I mean you need a license to get a dog but anyone can have a human being. Find me something weirder than that...

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Or why do you need to be level 2 to purchase a valet drone?

Android liberation front requires drone owners to be vetted ?

You can reprogram them to fight,commit crimes, spy on people.

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It has nothing to do with "knowing the right people" when even common objects are gated. Likewise you do not need to know anyone. You can go to some uninhabited moon with level 1 and start killing wildlife, come back level 5 and instantly have access to more stuff.

Hail daniel boon!

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And can you please point me to any SF adventure where the police is actually a factor?

Acts of association

Data breach
Dead suns 1

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So where exactly are the consequences for going "John Wick"? Any guidelines in one of the adventures how to handle law enforcement when the PCs do it?

SFS uses infamy . Other campaigns probably need the DM to step in.

Part of the reason the whole cowboy cop thing works in a science fiction setting is that there's so much ROOM to go out and be a cowboy cop...go. do that.. out there, away from civilization. We don't care. Just don't do it HERE.


The Economy of Starfinder is a abstraction of an actual economy, just as combat is an abstraction of actual combat. It is not meant to be realistic (either one).

Shadowrun and Starfinder and GURPS Space and Star Trek and Star Wars and Firefly and Cyberpunk are all different genres in Sci-Fi, and all different types of games. They all do some form of hand waving/abstraction and none of it is perfect.

Personally if you dislike a game this much, there are literally a hundred other games you can play (you could pretty much recreate Starfinder in GURPS if you want something more "realistic" for example).

They point is are you having fun? If not why waste your time with this game?


BigNorseWolf wrote:
Ixal wrote:

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You can go to some uninhabited moon with level 1 and start killing wildlife, come back level 5 and instantly have access to more stuff.
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And can you please point me to any SF adventure where the police is actually a factor?

Acts of association

Data breach
Dead suns 1
Hawk Kriegsman wrote:

As for going to an uninhabited planet and killing random animals. Not in my game you don't. A GM does not have to award you squat for random killings.

Try that in my game and ISETA (Intergalactic Sentients for the Ethical Treatment of Animals) is all over your behind.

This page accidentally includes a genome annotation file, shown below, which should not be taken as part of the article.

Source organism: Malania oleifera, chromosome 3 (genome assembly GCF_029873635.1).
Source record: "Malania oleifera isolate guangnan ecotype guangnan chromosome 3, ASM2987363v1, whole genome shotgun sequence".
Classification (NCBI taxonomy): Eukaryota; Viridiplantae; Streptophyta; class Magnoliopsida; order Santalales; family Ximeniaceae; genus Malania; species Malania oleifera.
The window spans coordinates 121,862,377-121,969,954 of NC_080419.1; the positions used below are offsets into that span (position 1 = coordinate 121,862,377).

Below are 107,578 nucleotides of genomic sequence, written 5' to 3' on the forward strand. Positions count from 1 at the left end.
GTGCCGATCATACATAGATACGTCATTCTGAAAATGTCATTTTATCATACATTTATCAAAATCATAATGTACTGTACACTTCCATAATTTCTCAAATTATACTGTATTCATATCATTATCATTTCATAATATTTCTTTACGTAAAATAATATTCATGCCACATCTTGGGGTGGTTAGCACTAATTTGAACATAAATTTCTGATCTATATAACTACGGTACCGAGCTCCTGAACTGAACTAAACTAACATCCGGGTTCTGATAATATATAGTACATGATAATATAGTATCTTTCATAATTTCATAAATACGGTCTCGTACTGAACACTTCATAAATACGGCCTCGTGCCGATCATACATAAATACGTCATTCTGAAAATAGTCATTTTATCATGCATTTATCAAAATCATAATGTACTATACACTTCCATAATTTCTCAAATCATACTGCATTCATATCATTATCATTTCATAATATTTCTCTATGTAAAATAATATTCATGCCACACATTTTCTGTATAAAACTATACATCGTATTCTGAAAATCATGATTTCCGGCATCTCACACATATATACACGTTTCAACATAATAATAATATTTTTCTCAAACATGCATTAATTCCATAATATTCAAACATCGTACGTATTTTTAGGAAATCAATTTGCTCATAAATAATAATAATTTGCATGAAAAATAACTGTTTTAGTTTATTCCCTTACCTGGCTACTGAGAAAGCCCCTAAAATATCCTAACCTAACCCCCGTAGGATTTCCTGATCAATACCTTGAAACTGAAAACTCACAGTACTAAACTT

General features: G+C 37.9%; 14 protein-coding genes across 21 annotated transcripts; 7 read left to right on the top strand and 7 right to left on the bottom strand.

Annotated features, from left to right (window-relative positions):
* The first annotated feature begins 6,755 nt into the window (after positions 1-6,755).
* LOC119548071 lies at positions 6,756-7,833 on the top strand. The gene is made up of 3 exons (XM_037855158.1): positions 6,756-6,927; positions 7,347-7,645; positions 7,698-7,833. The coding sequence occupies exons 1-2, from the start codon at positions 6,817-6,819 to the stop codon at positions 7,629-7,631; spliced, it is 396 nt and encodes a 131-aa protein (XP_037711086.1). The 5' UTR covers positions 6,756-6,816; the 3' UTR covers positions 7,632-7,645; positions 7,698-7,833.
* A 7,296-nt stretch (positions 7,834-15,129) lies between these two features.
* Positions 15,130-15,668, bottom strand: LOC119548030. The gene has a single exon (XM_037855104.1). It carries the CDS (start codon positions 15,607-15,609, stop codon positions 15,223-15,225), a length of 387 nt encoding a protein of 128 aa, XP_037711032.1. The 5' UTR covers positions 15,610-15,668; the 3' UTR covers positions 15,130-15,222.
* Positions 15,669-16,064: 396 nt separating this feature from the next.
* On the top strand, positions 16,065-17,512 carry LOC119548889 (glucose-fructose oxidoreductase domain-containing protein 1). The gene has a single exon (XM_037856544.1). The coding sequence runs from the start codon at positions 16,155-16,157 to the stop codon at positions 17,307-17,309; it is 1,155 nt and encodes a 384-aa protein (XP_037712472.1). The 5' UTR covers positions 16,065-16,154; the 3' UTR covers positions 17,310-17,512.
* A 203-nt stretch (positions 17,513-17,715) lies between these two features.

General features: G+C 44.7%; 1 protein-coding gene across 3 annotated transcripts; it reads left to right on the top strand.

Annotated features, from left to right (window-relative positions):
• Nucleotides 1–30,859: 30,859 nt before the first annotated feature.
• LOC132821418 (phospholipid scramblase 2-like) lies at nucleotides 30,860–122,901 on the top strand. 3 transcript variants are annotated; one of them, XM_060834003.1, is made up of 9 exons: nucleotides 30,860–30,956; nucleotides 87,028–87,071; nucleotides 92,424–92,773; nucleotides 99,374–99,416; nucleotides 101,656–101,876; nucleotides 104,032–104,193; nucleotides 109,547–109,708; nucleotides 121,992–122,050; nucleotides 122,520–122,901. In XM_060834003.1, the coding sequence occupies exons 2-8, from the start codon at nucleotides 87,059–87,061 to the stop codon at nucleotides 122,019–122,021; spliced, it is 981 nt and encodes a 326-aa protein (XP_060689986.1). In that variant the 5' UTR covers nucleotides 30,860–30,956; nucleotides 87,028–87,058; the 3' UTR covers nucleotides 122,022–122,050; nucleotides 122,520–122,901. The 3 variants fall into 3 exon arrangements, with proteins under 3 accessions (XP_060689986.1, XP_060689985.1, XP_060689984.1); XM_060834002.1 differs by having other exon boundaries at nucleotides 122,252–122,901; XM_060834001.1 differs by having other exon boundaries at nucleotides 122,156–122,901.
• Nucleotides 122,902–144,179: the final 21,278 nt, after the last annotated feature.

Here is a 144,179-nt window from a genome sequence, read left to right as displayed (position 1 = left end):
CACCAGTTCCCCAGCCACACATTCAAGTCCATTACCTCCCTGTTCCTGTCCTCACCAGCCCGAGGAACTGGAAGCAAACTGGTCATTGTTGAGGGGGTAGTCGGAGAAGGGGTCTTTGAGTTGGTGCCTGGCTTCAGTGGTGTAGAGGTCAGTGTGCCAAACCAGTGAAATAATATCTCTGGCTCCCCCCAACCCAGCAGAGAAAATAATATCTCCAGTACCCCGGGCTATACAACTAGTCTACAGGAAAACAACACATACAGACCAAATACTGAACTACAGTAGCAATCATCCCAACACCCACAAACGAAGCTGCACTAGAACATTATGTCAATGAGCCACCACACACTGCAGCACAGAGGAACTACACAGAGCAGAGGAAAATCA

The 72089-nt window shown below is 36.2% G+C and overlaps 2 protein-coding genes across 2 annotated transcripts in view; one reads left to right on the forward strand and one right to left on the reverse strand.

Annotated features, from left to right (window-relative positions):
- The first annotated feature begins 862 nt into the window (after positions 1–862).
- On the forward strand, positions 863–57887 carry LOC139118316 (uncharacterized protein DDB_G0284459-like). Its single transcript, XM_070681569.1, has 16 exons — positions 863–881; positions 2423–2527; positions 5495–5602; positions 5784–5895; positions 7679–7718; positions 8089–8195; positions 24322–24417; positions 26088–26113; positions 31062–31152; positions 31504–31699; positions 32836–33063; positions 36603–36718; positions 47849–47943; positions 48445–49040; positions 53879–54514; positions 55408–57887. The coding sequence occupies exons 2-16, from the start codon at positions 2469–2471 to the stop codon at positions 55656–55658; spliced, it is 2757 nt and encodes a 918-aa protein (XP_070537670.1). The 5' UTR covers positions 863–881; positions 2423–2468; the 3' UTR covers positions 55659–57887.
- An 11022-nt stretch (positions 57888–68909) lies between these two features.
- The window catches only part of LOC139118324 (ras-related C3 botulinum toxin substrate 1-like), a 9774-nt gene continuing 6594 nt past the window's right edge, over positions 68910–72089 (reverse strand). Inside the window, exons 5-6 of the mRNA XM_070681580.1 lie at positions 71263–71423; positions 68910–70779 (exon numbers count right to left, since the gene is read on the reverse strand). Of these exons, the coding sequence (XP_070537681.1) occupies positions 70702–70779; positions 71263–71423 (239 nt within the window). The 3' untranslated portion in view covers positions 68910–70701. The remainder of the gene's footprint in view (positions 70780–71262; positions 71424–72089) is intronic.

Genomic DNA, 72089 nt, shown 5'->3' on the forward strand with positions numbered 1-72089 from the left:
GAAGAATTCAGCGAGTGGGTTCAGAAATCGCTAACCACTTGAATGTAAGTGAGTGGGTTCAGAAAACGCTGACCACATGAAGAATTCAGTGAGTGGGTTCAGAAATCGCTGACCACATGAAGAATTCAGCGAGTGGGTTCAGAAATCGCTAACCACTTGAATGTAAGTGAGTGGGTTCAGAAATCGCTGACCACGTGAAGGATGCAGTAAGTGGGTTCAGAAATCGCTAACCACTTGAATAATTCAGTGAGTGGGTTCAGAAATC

As for examples of SF and law enforcement.

In my campaign using SF modules. The PCs do not act or exist in a vacuum!!! (well except when they are in a vacuum).

If the player's are in any sort of civilization, that civilization has some sort of laws, that the residents of that civilization expect the PCs to follow. If they don't there will be consequences.


My formatting was awful on previous post......sorry to all.


Starfinder Superscriber
David knott 242 wrote:


For example, if you want to buy an Imperial Conquest game, it is most likely that your local vendor does not have it in stock. If he trusts you and has evidence that you can afford it, he will special order it for you. If he doesn't trust you, you might have to lay down the money in advance before he will order it for you, and odds are that a really low level character simply won't have the money.

This is pretty close to the mark, I think. Virtually everything in SF is made with UPB and it's often custom made for the user. It isn't necessarily that noone would trust you with a level 4 video camera, it's that noone trusts you to come back to the store and pay for it after they custom make it with the UPB printers in the local mini-factory and have it air dropped.

You can buy higher level stuff in big cities in part because if you didn't show up to pick it up, there's less risk that someone else won't want one too at some point in the near future.

The item level system is an abstraction that covers a lot of scenarios. Licenses to own it, credit scores, doctor's prescriptions, connections with vendors, connections with criminals, access to commercial or military grade equipment, et cetera. It is by no means perfect but as an abstraction for all of that, it works pretty well. I'd much rather have that than any of the alternatives I've seen in other games. (But that's just my personal opinion and anyone is certainly free to disagree.)


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Ive played in Cyberpunk games with fully developed license systems for weapons, equipment etc. It worked for that system, but it was a slog. I like abstracting all that behind a level gate. If the party need something beyond that gate, well theyre gonna need a heist or something to pull it off.